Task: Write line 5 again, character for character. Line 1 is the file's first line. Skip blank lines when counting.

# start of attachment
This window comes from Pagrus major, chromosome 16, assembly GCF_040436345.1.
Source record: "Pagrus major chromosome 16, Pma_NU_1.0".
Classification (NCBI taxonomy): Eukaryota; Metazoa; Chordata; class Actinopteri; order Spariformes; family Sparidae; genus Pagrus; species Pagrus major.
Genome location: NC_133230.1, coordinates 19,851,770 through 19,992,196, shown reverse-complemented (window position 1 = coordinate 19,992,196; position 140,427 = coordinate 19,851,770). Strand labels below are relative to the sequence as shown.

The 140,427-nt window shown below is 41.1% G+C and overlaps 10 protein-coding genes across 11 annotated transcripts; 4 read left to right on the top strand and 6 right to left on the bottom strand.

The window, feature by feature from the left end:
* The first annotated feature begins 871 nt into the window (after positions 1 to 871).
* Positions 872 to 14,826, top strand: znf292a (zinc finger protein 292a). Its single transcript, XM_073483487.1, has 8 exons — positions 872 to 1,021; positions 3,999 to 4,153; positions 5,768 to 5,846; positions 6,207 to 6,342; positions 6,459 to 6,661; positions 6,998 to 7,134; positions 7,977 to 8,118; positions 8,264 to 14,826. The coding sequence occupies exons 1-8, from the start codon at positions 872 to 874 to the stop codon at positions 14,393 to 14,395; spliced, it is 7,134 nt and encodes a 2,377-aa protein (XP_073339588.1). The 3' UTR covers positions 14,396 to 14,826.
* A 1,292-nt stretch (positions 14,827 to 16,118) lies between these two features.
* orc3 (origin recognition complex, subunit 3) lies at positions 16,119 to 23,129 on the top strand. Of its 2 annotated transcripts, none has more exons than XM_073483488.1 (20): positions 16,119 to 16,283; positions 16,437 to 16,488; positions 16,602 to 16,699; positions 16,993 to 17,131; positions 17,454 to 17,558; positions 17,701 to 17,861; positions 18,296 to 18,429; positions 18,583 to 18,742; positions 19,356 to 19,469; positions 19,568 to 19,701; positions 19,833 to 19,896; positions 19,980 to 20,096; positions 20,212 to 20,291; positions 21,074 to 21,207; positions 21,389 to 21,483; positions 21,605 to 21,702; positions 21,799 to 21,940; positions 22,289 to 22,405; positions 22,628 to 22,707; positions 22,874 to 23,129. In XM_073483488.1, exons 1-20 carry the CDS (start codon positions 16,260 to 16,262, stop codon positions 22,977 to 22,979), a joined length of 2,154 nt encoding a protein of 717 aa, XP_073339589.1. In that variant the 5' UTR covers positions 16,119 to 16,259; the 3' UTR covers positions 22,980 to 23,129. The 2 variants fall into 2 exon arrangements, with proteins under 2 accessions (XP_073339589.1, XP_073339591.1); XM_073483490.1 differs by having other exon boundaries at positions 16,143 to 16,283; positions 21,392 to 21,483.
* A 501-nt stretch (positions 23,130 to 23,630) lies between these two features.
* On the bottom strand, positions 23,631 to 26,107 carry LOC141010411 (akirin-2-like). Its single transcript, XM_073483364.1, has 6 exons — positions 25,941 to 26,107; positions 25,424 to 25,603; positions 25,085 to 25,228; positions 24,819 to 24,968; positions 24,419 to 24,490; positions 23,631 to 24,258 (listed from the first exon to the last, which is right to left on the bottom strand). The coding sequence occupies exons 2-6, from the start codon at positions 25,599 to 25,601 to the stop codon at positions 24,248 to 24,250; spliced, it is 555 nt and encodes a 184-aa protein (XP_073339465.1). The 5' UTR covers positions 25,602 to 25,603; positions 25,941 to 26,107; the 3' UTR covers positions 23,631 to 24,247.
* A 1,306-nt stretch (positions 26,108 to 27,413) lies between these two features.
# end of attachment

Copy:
The 140,427-nt window shown below is 41.1% G+C and overlaps 10 protein-coding genes across 11 annotated transcripts; 4 read left to right on the top strand and 6 right to left on the bottom strand.